Skip to main content

Google faces $5 billion lawsuit for allegedly tracking users in incognito mode

Google is facing a $5 billion proposed class-action lawsuit for allegedly tracking users even in the private browsing mode. Filed in the U.S. District Court for the Northern District of California, the complaint accuses the search engine giant of collecting consumers’ browsing history and habits indirectly through website plug-ins.

The lawsuit claims Google’s incognito mode offers users the false impression that their internet use would not be intercepted and intentionally deceives them into believing they retain control of their browsing information.

“Google tracks and collects consumer browsing history and other web activity data no matter what safeguards consumers undertake to protect their data privacy,” said the complaint. By adopting these practices, the complaint added, Google is in violation of the Federal Wiretap Act, a statute that grants users the right to sue if their private communications are tapped.

Specifically, the complaint argues Google surreptitiously tracks users through the many third-party services it offers to publishers and websites such as Google Analytics, Google Ad Manager, and more.

In a statement, a Google spokesperson told Digital Trends that the company strongly disputes these claims and that it will defend itself vigorously.

“Incognito mode in Chrome gives you the choice to browse the internet without your activity being saved to your browser or device. As we clearly state each time you open a new incognito tab, websites might be able to collect information about your browsing activity during your session,” the spokesperson added.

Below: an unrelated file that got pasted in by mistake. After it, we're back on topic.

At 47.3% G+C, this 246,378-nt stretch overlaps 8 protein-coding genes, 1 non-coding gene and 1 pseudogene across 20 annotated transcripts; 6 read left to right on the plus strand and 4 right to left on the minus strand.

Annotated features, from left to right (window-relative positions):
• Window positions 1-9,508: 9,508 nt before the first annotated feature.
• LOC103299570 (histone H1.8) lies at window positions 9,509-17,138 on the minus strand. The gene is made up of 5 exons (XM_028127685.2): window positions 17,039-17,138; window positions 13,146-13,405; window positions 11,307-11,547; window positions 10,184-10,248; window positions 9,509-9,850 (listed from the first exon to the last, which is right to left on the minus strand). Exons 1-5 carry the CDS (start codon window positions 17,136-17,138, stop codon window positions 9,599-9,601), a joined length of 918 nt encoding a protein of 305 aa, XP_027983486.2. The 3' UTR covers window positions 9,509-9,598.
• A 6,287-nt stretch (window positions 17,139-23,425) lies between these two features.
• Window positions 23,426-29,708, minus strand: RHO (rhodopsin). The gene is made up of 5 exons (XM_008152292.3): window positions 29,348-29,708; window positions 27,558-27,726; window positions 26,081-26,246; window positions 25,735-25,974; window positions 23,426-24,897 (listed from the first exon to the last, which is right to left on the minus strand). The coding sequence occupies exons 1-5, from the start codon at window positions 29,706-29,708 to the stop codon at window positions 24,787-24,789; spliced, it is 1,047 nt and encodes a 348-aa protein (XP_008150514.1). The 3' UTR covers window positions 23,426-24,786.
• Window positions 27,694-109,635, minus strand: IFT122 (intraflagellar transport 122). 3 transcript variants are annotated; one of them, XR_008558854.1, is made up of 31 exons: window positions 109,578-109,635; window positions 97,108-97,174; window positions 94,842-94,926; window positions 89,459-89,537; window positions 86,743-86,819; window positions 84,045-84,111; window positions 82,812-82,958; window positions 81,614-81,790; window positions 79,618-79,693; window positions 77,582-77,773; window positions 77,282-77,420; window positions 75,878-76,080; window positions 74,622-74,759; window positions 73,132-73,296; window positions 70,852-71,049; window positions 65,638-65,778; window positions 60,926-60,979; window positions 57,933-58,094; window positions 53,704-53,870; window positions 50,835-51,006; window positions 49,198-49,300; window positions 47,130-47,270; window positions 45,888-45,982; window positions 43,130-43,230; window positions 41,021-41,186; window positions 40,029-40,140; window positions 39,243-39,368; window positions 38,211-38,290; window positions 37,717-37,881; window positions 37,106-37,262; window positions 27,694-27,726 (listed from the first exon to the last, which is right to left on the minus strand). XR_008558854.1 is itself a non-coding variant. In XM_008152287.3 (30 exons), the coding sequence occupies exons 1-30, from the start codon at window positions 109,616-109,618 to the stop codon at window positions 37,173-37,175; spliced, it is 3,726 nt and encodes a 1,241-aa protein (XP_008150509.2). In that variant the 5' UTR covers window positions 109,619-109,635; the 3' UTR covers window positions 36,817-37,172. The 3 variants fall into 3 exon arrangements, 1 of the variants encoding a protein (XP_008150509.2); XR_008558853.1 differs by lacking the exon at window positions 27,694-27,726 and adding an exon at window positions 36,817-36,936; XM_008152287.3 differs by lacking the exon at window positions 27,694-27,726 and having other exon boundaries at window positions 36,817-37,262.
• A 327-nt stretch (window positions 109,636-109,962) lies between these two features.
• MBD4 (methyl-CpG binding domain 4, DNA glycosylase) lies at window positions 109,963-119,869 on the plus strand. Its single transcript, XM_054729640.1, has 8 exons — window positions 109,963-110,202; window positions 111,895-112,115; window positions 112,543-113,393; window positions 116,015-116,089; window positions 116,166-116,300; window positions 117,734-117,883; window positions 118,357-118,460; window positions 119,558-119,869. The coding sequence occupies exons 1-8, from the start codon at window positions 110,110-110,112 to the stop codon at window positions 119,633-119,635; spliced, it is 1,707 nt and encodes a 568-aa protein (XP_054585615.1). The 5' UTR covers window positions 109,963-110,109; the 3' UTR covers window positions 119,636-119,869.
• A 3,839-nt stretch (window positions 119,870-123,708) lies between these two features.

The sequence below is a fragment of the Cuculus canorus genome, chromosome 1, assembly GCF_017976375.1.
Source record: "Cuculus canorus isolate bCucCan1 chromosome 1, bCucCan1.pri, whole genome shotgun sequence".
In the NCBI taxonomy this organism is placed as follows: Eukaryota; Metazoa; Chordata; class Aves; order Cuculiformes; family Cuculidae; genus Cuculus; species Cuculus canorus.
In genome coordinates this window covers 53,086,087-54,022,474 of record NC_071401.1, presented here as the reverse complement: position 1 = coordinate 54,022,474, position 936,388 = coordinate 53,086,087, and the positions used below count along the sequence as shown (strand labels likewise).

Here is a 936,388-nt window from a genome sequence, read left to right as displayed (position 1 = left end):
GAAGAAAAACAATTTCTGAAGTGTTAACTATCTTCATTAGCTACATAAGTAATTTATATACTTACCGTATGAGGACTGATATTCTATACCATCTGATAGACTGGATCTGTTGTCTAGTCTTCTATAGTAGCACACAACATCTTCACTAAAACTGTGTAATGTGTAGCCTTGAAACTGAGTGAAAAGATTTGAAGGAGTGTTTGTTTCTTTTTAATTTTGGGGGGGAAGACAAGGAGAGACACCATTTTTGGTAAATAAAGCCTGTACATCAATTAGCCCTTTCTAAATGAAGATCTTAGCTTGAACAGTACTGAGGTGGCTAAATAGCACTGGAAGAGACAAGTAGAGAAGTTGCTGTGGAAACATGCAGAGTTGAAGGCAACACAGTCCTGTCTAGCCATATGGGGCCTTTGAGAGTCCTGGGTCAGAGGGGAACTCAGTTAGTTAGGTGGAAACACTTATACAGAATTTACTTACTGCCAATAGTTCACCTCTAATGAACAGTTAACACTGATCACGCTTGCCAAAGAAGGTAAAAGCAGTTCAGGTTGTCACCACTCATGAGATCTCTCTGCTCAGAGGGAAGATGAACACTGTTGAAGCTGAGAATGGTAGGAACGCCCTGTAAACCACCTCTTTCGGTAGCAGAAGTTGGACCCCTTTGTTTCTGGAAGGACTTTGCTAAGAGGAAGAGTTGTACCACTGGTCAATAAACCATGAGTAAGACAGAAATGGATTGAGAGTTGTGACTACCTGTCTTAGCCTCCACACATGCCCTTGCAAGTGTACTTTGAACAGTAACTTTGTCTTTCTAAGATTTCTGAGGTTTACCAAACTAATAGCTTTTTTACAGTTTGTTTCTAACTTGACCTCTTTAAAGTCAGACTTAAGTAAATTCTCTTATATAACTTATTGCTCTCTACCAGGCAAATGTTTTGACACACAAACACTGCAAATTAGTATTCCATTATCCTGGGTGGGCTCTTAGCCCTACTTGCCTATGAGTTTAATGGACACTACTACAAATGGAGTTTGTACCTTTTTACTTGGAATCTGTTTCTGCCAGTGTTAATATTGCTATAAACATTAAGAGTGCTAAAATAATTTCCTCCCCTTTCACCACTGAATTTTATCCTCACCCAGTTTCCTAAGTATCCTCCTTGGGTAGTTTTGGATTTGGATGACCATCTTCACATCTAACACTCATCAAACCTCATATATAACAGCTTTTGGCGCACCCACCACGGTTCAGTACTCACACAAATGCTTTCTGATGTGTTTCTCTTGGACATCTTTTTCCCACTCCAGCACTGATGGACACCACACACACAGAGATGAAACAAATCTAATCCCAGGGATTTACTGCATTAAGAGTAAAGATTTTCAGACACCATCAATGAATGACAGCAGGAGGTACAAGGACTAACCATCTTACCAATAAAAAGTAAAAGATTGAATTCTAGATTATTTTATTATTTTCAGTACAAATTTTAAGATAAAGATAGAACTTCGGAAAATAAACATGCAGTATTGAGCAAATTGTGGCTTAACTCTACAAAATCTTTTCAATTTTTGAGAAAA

In Chrome’s help page, Google states that the incognito mode doesn’t “prevent your activity or location from being visible to the websites you visit, your school, employer, or your Internet Service provider.”

The complaint, which was filed by three Google users based in Los Angeles and Florida, seeks damages for “millions of users” of $5,000 or three times actual damages, whichever is greater.

Several studies have found that the private browsing mode simply is designed to prevent the browser from locally collecting your data and syncing it with your account directly. However, it’s still possible for websites to track you and store the information you offer them.

Two years ago, a researcher from Vanderbilt University in Nashville, Tennessee said that while incognito data is collected with user-anonymous identifiers, “Google has the ability to connect this collected information with a user’s personal credentials stored in their Google Account.”

Editors' Recommendations